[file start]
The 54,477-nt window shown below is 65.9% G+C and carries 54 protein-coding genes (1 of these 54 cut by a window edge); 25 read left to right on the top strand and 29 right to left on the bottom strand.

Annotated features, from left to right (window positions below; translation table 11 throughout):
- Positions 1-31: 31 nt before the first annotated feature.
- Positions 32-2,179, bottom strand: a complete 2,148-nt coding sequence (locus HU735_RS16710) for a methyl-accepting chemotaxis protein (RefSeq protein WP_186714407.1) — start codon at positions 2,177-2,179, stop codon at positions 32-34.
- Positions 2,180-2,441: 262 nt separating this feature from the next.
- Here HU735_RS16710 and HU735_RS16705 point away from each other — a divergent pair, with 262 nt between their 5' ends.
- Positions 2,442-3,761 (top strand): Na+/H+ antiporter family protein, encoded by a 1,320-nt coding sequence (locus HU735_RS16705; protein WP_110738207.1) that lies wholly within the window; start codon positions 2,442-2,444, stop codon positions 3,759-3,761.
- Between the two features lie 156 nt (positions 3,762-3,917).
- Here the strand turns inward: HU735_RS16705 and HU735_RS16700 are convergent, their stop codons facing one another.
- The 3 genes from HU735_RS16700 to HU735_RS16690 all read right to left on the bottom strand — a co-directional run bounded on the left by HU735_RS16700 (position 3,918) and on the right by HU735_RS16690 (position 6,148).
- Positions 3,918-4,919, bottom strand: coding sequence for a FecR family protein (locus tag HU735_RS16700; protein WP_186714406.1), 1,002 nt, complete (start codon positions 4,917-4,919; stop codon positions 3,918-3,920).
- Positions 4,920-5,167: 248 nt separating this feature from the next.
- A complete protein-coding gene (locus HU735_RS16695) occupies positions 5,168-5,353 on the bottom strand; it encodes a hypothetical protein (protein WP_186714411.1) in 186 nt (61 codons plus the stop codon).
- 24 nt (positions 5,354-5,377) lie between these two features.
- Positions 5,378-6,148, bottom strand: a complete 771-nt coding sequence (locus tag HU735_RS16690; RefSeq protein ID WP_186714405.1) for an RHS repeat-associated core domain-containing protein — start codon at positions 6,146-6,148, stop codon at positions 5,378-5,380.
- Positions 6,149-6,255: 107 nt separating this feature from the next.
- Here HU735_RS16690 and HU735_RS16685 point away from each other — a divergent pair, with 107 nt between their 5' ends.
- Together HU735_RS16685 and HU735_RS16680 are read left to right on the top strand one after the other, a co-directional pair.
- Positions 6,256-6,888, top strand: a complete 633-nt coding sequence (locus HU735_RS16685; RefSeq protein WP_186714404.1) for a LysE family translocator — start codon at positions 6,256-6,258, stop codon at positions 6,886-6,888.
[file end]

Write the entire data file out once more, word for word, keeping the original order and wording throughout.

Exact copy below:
The 54,477-nt window shown below is 65.9% G+C and carries 54 protein-coding genes (1 of these 54 cut by a window edge); 25 read left to right on the top strand and 29 right to left on the bottom strand.

Annotated features, from left to right (window positions below; translation table 11 throughout):
- Positions 1-31: 31 nt before the first annotated feature.
- Positions 32-2,179, bottom strand: a complete 2,148-nt coding sequence (locus HU735_RS16710) for a methyl-accepting chemotaxis protein (RefSeq protein WP_186714407.1) — start codon at positions 2,177-2,179, stop codon at positions 32-34.
- Positions 2,180-2,441: 262 nt separating this feature from the next.
- Here HU735_RS16710 and HU735_RS16705 point away from each other — a divergent pair, with 262 nt between their 5' ends.
- Positions 2,442-3,761 (top strand): Na+/H+ antiporter family protein, encoded by a 1,320-nt coding sequence (locus HU735_RS16705; protein WP_110738207.1) that lies wholly within the window; start codon positions 2,442-2,444, stop codon positions 3,759-3,761.
- Between the two features lie 156 nt (positions 3,762-3,917).
- Here the strand turns inward: HU735_RS16705 and HU735_RS16700 are convergent, their stop codons facing one another.
- The 3 genes from HU735_RS16700 to HU735_RS16690 all read right to left on the bottom strand — a co-directional run bounded on the left by HU735_RS16700 (position 3,918) and on the right by HU735_RS16690 (position 6,148).
- Positions 3,918-4,919, bottom strand: coding sequence for a FecR family protein (locus tag HU735_RS16700; protein WP_186714406.1), 1,002 nt, complete (start codon positions 4,917-4,919; stop codon positions 3,918-3,920).
- Positions 4,920-5,167: 248 nt separating this feature from the next.
- A complete protein-coding gene (locus HU735_RS16695) occupies positions 5,168-5,353 on the bottom strand; it encodes a hypothetical protein (protein WP_186714411.1) in 186 nt (61 codons plus the stop codon).
- 24 nt (positions 5,354-5,377) lie between these two features.
- Positions 5,378-6,148, bottom strand: a complete 771-nt coding sequence (locus tag HU735_RS16690; RefSeq protein ID WP_186714405.1) for an RHS repeat-associated core domain-containing protein — start codon at positions 6,146-6,148, stop codon at positions 5,378-5,380.
- Positions 6,149-6,255: 107 nt separating this feature from the next.
- Here HU735_RS16690 and HU735_RS16685 point away from each other — a divergent pair, with 107 nt between their 5' ends.
- Together HU735_RS16685 and HU735_RS16680 are read left to right on the top strand one after the other, a co-directional pair.
- Positions 6,256-6,888, top strand: a complete 633-nt coding sequence (locus HU735_RS16685; RefSeq protein WP_186714404.1) for a LysE family translocator — start codon at positions 6,256-6,258, stop codon at positions 6,886-6,888.